Dorothia, his mother, had suffered years of abuse at his father’s hand. Young Deacon had witnessed one particular fight in which his father kicked Dorothia so many times it seemed death should be imminent. The fight erupted after Samuel accused Dorothia of an affair with the local cobbler to whom she had developed a quiet friendship while Samuel worked in the leather mill. The cobbler Roberto Toscano had begun stopping by their small villa and dropping off lavender flowers because Dorothia loved the fragrance. It was true that Dorothia fantasized of running away with the much older Roberto, but she had restrained herself. She was a devout Catholic who believed in fidelity and marriage for life.
            One afternoon an unfortunate encounter with Roberto led to the suspicion, which sparked the infamous beating. Samuel had fallen off the top of one of the leather-stretching machines and sprained his ankle. While he protested and didn’t wish to go to the medical center for treatment his superior insisted. This medical appointment ended much earlier than his shift, and Samuel came home just as Roberto was walking out of their small villa. The two rivals simply nodded at each other, but once Samuel got inside and saw the most beautiful lavender arrangement imaginable he knew that his wife was at the very least cheating on him in spirit.
            The fight that ensued involved screaming and crying and kicking, as Deacon cowered under the dining room table with his head down and his legs pulled to his chest.
            “Mama, Mama, Mama,” he cried over and over.
            But Dorothia couldn’t come to her son. She was now on the floor of the bedroom with blood dripping out her mouth. Deacon would never forget that day. Samuel walked in and leaned down to see his son. He reached out and firmly pulled the boy to him. Deacon cried and cried until Samuel swiftly slapped him hard against his soft cheek. This horrible act brought Deacon to his senses and he became eerily silent.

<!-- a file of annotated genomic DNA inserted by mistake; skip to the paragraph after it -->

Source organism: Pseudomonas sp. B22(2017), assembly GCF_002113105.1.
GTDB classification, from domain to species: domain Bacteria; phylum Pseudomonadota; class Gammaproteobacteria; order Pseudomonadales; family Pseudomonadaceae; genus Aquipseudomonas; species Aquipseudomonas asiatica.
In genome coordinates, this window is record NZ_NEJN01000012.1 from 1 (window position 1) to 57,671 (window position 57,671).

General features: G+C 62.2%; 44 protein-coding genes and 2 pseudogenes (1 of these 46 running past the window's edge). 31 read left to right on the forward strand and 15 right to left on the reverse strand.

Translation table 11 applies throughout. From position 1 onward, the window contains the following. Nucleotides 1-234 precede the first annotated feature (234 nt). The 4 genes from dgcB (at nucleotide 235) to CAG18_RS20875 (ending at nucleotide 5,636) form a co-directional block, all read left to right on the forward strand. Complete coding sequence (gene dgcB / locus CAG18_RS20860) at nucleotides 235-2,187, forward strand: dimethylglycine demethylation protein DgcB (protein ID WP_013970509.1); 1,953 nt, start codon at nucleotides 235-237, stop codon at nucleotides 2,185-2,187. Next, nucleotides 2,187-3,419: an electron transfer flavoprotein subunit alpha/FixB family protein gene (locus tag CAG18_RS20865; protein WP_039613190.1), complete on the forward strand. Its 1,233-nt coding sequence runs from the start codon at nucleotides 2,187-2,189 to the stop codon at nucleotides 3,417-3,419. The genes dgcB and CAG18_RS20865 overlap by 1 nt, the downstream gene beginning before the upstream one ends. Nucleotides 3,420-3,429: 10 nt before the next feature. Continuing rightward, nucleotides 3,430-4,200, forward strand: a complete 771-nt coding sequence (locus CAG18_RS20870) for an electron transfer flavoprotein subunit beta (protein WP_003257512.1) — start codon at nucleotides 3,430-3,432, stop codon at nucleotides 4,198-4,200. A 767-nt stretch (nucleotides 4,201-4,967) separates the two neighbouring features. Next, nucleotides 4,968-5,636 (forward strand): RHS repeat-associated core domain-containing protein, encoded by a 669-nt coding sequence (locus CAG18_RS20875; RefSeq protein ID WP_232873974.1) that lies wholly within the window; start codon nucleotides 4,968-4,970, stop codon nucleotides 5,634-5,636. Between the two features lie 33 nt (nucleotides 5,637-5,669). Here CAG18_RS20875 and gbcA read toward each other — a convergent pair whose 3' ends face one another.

His father said in Italian, “Women will only bring you misery.”
            Then Samuel got up and went to the gun cabinet. He took out a rifle, glanced at Deacon with a cold look, and walked to their bedroom. All Deacon heard next was a single shot. Then Samuel walked out, leaned the gun against the countertop, pulled chicken risotto out of the small fridge, and sat down and began to eat. Deacon was so scared he remained under that table. A day would pass until Samuel returned to work and Aunt Millianna would find her nephew catatonic under the table and her sister dead in the other room from a single gunshot to the forehead.
            His aunt immediately ferreted her young nephew away, and when Samuel showed up at her house a day later demanding she return Deacon, Milliana called the authorities. A trial ensued and the patriarchal-driven judicial system set the bastard free on a technicality. Aunt Milliana didn’t wait for him to be released. She had made other plans months in advance, and he took her nephew to the New World where she changed their names to Cartwright and made a new home in the California community of Santa Kendra.